JFK Assassination Records

By Bryce Bower, Staff Writer

On July 24, October 26, and November 3 of this year, the US National Archives released over 5,000 documents related to the assassination of President John F. Kennedy.  Many documents are between 1 and 10 pages long, while some are more than 400 pages.  I have spent some time in the past few weeks reading through a couple hundred pages, secretly hoping to find some overlooked piece of information.  While I did not find out why the actual bullet that killed JFK disappeared from the hospital, why his original autopsy report was mysteriously burned in a fire, why the FBI is missing the impact frames from the assassination video, or how the mysterious deaths of 18 material witnesses beat 100 quadrillion to 1 odds, I did find some interesting things.

When I first heard about the release of the records, my first thought was, “Why now?” Why are they releasing these records exactly 54 years later?

The National Archives in Washington, DC. Photo courtesy of archives.gov

In 1992, Congress passed the JFK Assassination Records Collection Act which mandated that all government agencies had to transfer any documents related to the assassination of JFK to the National Archives, which then created the JFK Assassination Records Collection. The Collection consists of approximately 5 million pages of records. Approximately 88% of the records have been open in full since 1992, but the remaining 12% were authorized for withholding by the Assassination Records Review Board. The Act states, “Each assassination record shall be publicly disclosed in full, and available in the Collection no later than the date that is 25 years after the date of the enactment of this Act. Unless the President certifies that it would [compromise defense, military intelligence, or foreign relations.]” Trump did just that– recently tweeting that he would withhold classified information in the records that would give personal information of those who were still alive.

Despite the hundreds of pages I have read through, I have only skimmed the surface of what is now available. Most of the documents I read through were very boring and I got tired of reading about potential threats from Cuban nationalists; however, I did find some diamonds in the rough. Plans to infiltrate Cuba’s farmland with genetically modified crops that would not produce food and a proposed invasion of Cuba with 261,000 troops really stood out to me.  Locations of CIA Safe-houses in Mexico are redacted from documents, along with locations of training sites and the names of organizations that are actually fronts for the Agency. I wonder how many of these are still active today.

Some compromising information is still redacted. Screenshot from archives.gov

The Soviets’ response to Kennedy’s assassination was one of remorse.  They were genuinely upset to hear that cool-headed Kennedy had been killed, and was to be replaced by the unknown Lyndon B. Johnson. One record of radiotelephone transcripts tells of the reaction of those in the German Democratic Republic (Deutsches Demokratisches Republik). Prominent members of the German Communist party flew the DDR flag with red white and blue trim, and were as concerned as the Russians. However, East German citizens believed that JFK was “murdered because he was a supporter of peace; because he was one of the first to sign the Moscow test-ban treaty; and because he took steps against racial discrimination in the United States.” Some thought that the Russians were responsible, and that this was to be the start of World War 3.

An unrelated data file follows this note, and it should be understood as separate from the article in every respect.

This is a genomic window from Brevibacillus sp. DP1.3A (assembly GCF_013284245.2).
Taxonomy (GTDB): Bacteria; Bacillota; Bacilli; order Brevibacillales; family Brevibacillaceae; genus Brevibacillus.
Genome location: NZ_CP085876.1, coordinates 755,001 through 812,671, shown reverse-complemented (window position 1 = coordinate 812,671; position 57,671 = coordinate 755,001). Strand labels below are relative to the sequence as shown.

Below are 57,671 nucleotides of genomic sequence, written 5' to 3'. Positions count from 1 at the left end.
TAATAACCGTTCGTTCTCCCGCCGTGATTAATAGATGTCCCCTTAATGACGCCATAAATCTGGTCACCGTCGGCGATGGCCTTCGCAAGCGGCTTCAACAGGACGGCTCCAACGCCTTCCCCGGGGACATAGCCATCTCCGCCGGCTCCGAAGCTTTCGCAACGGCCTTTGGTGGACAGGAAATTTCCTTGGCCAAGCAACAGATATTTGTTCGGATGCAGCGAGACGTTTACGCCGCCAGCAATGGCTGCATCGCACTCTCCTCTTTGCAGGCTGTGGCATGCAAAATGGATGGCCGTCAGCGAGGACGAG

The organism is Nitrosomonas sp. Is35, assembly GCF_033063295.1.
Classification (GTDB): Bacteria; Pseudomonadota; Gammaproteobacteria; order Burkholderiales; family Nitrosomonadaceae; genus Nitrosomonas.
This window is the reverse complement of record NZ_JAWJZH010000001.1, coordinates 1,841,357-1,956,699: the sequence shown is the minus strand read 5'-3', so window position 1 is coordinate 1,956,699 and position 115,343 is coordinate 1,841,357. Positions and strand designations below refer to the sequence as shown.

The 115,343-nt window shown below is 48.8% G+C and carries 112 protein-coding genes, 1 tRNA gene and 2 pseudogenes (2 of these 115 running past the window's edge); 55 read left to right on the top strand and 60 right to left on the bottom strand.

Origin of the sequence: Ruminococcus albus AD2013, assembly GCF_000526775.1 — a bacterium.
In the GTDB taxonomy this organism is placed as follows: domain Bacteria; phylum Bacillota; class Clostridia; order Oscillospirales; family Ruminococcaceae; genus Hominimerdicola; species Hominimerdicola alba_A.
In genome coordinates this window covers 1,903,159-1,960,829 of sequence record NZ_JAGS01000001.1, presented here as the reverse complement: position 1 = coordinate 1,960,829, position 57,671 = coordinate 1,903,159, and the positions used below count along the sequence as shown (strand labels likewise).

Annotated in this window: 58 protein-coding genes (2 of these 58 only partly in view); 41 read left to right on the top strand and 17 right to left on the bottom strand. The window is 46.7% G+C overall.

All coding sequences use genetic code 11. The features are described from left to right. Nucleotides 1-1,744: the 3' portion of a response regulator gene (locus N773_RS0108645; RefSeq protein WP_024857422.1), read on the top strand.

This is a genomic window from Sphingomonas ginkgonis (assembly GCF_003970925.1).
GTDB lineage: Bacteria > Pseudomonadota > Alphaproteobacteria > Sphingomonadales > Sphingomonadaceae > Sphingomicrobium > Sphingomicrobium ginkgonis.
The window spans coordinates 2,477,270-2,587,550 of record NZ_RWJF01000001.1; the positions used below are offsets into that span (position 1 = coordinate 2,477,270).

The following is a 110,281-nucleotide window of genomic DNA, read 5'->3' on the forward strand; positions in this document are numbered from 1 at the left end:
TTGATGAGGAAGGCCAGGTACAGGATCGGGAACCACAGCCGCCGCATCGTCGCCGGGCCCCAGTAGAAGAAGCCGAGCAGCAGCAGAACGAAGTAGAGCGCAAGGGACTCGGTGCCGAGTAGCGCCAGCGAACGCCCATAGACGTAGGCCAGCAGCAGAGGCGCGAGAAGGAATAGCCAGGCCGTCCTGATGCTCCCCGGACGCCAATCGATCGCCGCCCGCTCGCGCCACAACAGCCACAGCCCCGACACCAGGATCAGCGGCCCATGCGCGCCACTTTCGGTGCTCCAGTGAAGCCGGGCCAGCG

According to the some of the newly released records, Moscow thought that Lyndon Johnson had orchestrated the assassination, the DDR thought it was a far-right organization’s attempt at a coup, and many Americans originally thought it was a Soviet conspiracy. As if the Cold War was not complex enough already, everyone blamed everyone else for the murder of JFK.

The most interesting document I found was on Lee Harvey Oswald, the “alleged” shooter of John F. Kennedy. The document entailed the report of a “historically reliable” source from the KGB. This American mole informed the CIA that in 1959 Lee Harvey Oswald visited Russia under pretext of a sightseeing trip. Oswald then went to the KGB and tried to defect to the Soviets.  According to the source, after “inquiry”, they declared Lee Harvey Oswald mentally unstable. They told him that he would have to return to the United States after his tourist stay was up. Disheartened by the news, Oswald went back to his hotel room and apparently tried to commit suicide. After he missed a scheduled sightseeing appointment, the Soviets came looking for him.  They broke into his room and found him with one of his wrists badly cut. Imagine what would have been different if had Oswald passed away in 1959.

The Sixth Floor Museum, in Dallas, Texas. Photo from blogspot.virginatlantic.com

I have personally visited the Sixth Floor Museum in Dallas, Texas, which is dedicated to the life and death of President Kennedy. The museum itself makes it very apparent that many aspects of the investigation were laughably mishandled. I would go so far as to say that those who run the museum believe the assassination was performed by an organization beyond just Oswald. They display the exact square yard where Oswald’s rifle rested on the window sill, yet also bring up and question the incredibly mysterious happenings that I mentioned in the first paragraph of this article. They show the commonly accepted theory, but hint at something hidden. There are so many strange circumstances regarding the assassination of John F. Kennedy, and I encourage everyone to do some digging of their own.

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